Meditation helps you learn to deal with the mental blocks that prevent you from getting things done, going after what you want, and living your best life. Once you’ve started to tackle them and become aware of your actions and values, the next thing you need to do is take care of your body so that you have the energy to go after all that stuff that you’ve decided you want.

When you’re feeling tired and headachey all the time, it’s difficult to get anything done. When you feel good, that’s one less thing holding you back. Being tired contributes to procrastination and lowered willpower.

I know I certainly think more clearly and have more drive to get things done when I’m well rested, have eaten a vegetable recently, and exercised within the last day.

On the other hand, whenever I eat fried foods or something carb-heavy, I know that I’ll be down for a few hours and there’s a decent chance that I’ll want to take a nap. Pushing through that haze to get work done is difficult, and focusing on anything mentally involved is nearly impossible.

Whether you realize it or not, the same things likely happen to you. The way you treat your body has a huge impact on how you feel day to day. If you’ve never noticed the correlations, try keeping a log of what you eat, when you exercise, how much sleep you get, and how much energy you have each day. I think you’ll find that the first three play a huge role in determining the last.

As I was outlining this post, I was trying to pick which of these things to emphasize as the most important when it comes to taking care of yourself, but they’re all just. so. important. that I couldn’t pick one. They all go hand in hand.

Having a good diet and getting enough sleep help you recover from working out. Working out and eating well will improve your sleep. Working out makes you want to fuel your body with healthy food and getting enough sleep gives you the willpower to make good choices. They’re all interconnected. Take small steps each day to do a little bit better than yesterday and the results will come more quickly than you expect.

Fuel Your Body

Eating well is something that has been ingrained in me throughout my whole life. Thanks, mom!

Over time, my diet has fluctuated, and generally gets healthier as I get older. I do make time for treats (although eating much sugar always gives me a headache), but most of the time, my diet is made up of homemade, whole foods.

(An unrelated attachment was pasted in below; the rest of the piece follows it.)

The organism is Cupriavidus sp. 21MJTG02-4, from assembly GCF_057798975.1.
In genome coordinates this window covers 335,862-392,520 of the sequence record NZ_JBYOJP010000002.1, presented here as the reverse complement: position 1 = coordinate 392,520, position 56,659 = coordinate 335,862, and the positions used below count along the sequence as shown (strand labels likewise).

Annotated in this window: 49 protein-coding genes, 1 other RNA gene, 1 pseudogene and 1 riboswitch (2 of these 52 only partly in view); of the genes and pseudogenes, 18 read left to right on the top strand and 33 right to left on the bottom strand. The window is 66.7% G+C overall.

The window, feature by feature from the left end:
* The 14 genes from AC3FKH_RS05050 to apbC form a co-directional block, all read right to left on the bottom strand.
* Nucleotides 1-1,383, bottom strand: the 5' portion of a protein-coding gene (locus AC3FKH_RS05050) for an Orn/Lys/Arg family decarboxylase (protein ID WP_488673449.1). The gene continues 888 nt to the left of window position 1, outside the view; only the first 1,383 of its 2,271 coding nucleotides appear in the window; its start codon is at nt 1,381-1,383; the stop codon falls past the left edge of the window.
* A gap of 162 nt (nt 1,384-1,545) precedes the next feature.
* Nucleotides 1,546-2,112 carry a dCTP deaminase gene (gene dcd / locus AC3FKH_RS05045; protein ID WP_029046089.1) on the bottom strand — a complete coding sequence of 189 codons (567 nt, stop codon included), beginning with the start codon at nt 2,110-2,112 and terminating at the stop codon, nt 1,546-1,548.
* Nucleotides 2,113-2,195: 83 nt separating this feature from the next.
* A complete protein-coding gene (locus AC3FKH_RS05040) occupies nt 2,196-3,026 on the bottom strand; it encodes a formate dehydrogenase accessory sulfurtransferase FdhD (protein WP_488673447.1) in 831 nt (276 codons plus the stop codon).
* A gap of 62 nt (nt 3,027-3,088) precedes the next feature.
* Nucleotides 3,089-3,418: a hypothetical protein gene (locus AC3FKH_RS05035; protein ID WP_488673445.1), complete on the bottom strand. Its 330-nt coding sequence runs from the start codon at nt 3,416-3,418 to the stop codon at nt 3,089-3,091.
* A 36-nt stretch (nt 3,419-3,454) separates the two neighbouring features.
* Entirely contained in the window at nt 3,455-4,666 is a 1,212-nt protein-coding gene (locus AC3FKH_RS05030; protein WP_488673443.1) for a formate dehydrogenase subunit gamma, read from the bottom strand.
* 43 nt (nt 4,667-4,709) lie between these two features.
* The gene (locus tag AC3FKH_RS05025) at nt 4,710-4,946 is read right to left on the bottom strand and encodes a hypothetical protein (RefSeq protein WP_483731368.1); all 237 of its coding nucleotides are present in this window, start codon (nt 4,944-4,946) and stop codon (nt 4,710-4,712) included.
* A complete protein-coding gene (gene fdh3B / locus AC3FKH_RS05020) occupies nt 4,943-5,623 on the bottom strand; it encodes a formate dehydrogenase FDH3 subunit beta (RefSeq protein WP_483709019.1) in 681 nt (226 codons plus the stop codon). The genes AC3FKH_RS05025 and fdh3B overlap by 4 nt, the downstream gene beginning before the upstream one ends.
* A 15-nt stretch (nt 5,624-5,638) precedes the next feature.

Becoming comfortable in the kitchen and meal prepping make it much easier to eat a healthy diet. Properly prepared vegetables are much better than boiled mush. If you’ve never had properly roasted Brussels sprouts before, make that happen ASAP. (The internet can show you how.)

Cooking is my longest lived passion and since moving in with my foodie fiance, it’s only gotten stronger. Making delicious food is something that I deeply enjoy, and fueling my body with a balanced diet means I feel great almost all of the time.

Move Your Body

Exercising is something that I only started doing regularly about a year ago. When I was little, I did gymnastics and soccer, but it took me a while to find something that suited my life now and that I enjoy.

I’ve picked up running a few times because it doesn’t require any special equipment or other people, but ultimately, it’s not something that I keep up consistently.

Getting over my gym anxiety and into a gym to lift weights turned out to be the answer. It’s incredible how much better lifting makes me feel. No matter what mood I’m in when I go to the gym, I leave feeling amazing. Plus, exercise is the only thing that I’ve found will 100% take my mind off of whatever’s bothering me.

Watching my body gain muscle is incredible. I’ve always been pretty small and not very strong, so it’s still so hard to believe that this is my body, I can look like this, and I can lift as much weight as I do. I feel powerful. Being strong is amazing and a great confidence booster.

But you don't have to lift weights. Exercise isn’t one-size-fits-all. There are plenty of other options, and finding something that you like and will stick to is more important than trying to be the strongest, fastest, biggest, or whateverest.

Try new things until you find something that you like, and don’t worry if your tastes change over time. I’ve been getting into yoga lately despite never caring for it before. Hell, just go for walks around your neighborhood if you aren’t sure what else to do. The details aren’t important. What matters is that you move your body.

Rest Your Body

Few things are quite as important, yet quite as neglected, as getting enough sleep. Between the “hustle mentality,” college kids thinking that they need to pull all-nighters, overly demanding jobs, and a social media world that never sleeps, many, many people aren’t getting enough sleep.

But sleep makes a huge difference. When you’re well-rested, you’ll have more willpower, more energy, clearer thoughts, and just an all-around better life experience. Not to mention, sleep is important for forming memories, recovering from exercise, and living longer (source).

No matter what it is that you’re struggling with, getting enough sleep will almost definitely make it easier to deal with and make steps forward. (Unless you’re dealing with insomnia or already sleep too much, in which case, sorry.)

If you’re not sure how to go about getting better sleep, here is a blog post to get you started.

Personally, going to sleep and waking up at the same time every day has been the biggest factor in improving my sleep. I’ve been going to sleep around 9:30 and waking up between 5 and 5:30 for so long that at this point I don’t have a choice. I get sleepy around 9 every night, and even though I didn’t set an alarm and intended to sleep in this morning, I still woke up at 5:15.

Setting up a nighttime routine has also helped me a lot with falling asleep at the same time each night. At this point, I’ve pretty much conditioned myself to start feeling tired when I start my routine.

I also try to cut down on blue light before bed, and start shifting gears and winding down my day at least an hour before I need to sleep. Too often, we try to abruptly switch from one activity to the next without giving ourselves time to mentally transition, which makes it hard to shift our focus and energy.

For years, I couldn’t fall asleep at night because my brain just wouldn’t shut up. There was always more to think about, and no matter how much I tried to calm it, my mind would continue racing.